Name resolution and prepared statements


I need help understanding and prepared statements.

In PostgreSQL, prepared statements are per connection and database, so I can’t reuse prepared statements across several databases, even when they have the same tables and schemas. This is because PostgreSQL works that way, a connection is to a database, in contrast to MySQL USE with which you can switch databases prior to running a query.

Our use case seems natural for the distributed nature of CRDB: To have data isolation, we have different customers on different databases, but all on the same CRDB cluster. We would like our microservices to use prepared statements for performance, but considering it’s wire-compatible with Postgres, I’m not sure this is the right way to do it. For now we are doing one-shot queries doing string interpolation databaseName.tableName and that works, but seems like a waste of performance when those are repeated over and over again.

An approach we could do is to prepare the statement the first time it’s used against DB X, and keep it for reuse when that particular query runs against that particular DB. The problem is if the connection on CRDB is per-database like in Postgres, since it would be a waste to disconnect from DB Y to prepare and run a query on DB X, then disconnect from DB X loosing that prepared statement and do the same on Y, back an forth.

Also a bit more context: It might be that the whole “each customer has their own DB” approach is a bogus way of doing multi-tenancy on this scenario, but given that Cockroach doesn’t support per row-level access-control, this seemed like a good approach. So an alternative better approach for the CRDB world would be welcome as well :slight_smile:

You can use prepared statements across multiple databases in cockroachdb [*].

The object names are expanded “internally” during prepare, so you can reuse them even if you switch to a different database.

[*] CockroachDB knows how to handle object names that are regular SQL identifiers, for example FROM t will be translated to FROM db.public.t so you still get the right thing when you change to db2. However, the following two things are not handled automatically:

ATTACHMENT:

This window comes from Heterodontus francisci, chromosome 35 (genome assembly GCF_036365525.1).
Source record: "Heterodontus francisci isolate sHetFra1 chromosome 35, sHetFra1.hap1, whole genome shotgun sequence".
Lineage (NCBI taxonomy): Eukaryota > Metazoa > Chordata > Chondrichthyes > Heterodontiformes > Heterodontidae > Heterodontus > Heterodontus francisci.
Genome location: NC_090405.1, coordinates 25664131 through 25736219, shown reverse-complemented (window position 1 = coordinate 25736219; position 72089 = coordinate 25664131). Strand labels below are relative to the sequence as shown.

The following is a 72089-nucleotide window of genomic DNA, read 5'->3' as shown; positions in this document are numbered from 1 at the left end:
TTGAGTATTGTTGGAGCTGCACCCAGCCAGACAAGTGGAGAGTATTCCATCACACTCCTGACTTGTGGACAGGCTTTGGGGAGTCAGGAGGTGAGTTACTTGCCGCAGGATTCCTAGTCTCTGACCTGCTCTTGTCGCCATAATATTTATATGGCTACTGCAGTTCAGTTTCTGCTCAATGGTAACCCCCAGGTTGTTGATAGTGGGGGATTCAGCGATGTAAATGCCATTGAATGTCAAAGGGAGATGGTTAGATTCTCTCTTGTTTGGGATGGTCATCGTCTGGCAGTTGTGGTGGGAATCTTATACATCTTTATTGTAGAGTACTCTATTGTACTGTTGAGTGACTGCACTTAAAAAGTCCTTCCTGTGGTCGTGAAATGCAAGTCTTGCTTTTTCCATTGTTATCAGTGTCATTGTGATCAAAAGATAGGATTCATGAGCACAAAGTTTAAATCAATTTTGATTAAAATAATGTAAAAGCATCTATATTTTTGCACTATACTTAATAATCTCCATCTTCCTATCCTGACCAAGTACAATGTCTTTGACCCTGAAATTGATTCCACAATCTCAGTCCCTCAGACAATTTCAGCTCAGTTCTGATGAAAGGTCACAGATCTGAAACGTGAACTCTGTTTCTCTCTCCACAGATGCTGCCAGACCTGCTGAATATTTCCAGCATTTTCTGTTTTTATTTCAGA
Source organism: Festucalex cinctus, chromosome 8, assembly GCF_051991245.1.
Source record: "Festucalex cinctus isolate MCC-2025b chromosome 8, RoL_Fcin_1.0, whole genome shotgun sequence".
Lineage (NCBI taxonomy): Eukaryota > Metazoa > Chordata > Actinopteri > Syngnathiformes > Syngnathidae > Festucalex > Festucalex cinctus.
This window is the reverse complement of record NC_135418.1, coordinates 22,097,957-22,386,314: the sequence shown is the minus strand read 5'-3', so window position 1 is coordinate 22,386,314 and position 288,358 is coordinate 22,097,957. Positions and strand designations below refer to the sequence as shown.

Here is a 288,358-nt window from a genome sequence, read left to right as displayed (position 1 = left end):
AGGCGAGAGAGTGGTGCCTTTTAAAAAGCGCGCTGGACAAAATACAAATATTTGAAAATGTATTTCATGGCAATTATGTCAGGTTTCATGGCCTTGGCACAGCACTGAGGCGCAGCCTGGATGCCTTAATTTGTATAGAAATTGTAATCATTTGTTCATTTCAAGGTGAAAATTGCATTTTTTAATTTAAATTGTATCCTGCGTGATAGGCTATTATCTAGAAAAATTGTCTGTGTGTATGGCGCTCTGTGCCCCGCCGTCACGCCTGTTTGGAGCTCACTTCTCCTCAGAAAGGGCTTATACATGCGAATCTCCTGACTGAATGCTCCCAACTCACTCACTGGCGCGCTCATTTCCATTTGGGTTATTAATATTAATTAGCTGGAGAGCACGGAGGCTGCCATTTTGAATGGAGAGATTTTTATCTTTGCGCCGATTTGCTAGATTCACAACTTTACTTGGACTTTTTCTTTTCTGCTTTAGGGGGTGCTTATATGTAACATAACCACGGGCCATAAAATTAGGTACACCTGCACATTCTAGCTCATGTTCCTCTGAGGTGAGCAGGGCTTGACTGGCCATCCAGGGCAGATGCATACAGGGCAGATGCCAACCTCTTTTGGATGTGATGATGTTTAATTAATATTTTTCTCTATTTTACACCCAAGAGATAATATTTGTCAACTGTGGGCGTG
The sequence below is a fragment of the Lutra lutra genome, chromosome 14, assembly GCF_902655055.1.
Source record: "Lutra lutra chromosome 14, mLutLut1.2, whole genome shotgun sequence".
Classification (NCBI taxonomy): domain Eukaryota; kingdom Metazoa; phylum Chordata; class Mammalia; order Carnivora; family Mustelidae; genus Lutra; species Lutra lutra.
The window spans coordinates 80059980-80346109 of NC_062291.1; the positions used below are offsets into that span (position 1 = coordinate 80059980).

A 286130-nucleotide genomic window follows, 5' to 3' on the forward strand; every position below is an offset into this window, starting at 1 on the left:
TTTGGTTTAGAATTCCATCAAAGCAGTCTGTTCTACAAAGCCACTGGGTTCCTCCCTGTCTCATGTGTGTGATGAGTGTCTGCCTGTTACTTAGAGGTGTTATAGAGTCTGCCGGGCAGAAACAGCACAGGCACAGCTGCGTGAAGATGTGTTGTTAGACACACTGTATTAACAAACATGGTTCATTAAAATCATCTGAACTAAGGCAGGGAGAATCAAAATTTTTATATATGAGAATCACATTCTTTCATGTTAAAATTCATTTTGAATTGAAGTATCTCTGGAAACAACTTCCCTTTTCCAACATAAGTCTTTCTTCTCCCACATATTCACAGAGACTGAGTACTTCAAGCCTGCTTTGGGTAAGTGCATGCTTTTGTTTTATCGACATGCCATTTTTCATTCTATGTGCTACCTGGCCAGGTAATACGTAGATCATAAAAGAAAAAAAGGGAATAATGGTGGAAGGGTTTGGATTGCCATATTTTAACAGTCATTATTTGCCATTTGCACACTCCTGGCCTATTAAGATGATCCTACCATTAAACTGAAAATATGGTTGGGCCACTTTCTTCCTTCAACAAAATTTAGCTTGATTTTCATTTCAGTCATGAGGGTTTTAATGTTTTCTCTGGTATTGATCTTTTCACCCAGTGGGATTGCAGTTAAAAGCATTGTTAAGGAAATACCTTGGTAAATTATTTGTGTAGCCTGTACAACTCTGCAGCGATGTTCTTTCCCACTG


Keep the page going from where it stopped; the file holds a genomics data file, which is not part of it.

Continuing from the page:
• references to information_schema and pg_catalog in SQL views. These will have different results depending on the current database.

  • references to database objects via SQL strings, For example currval('seqname') will not be recognized as a name relative to the database. You must modify this explicitly in your app code to use a fully qualified name e.g. currval('db.public.seqname').

Does this help?

Thanks for your reply!

The object names are expanded “internally” during prepare, so you can reuse them even if you switch to a different database.

[*] CockroachDB knows how to handle object names that are regular SQL identifiers, for example FROM t will be translated to FROM db.public.t

I see the name resolution will work, but does the prepared statement provide any advantage here? Can Cockroach somehow reuse the execution plan when the prepared statement changes the “target” schema? Or when the database changes it has to re-parse and re-plan the query? If it has to re-parse/re-plan, does it keep the two plans in the connection or just the latest one?

Even though the name resolution would work, it’s not clear to me if prepared statements would provide an advantage in this scenario.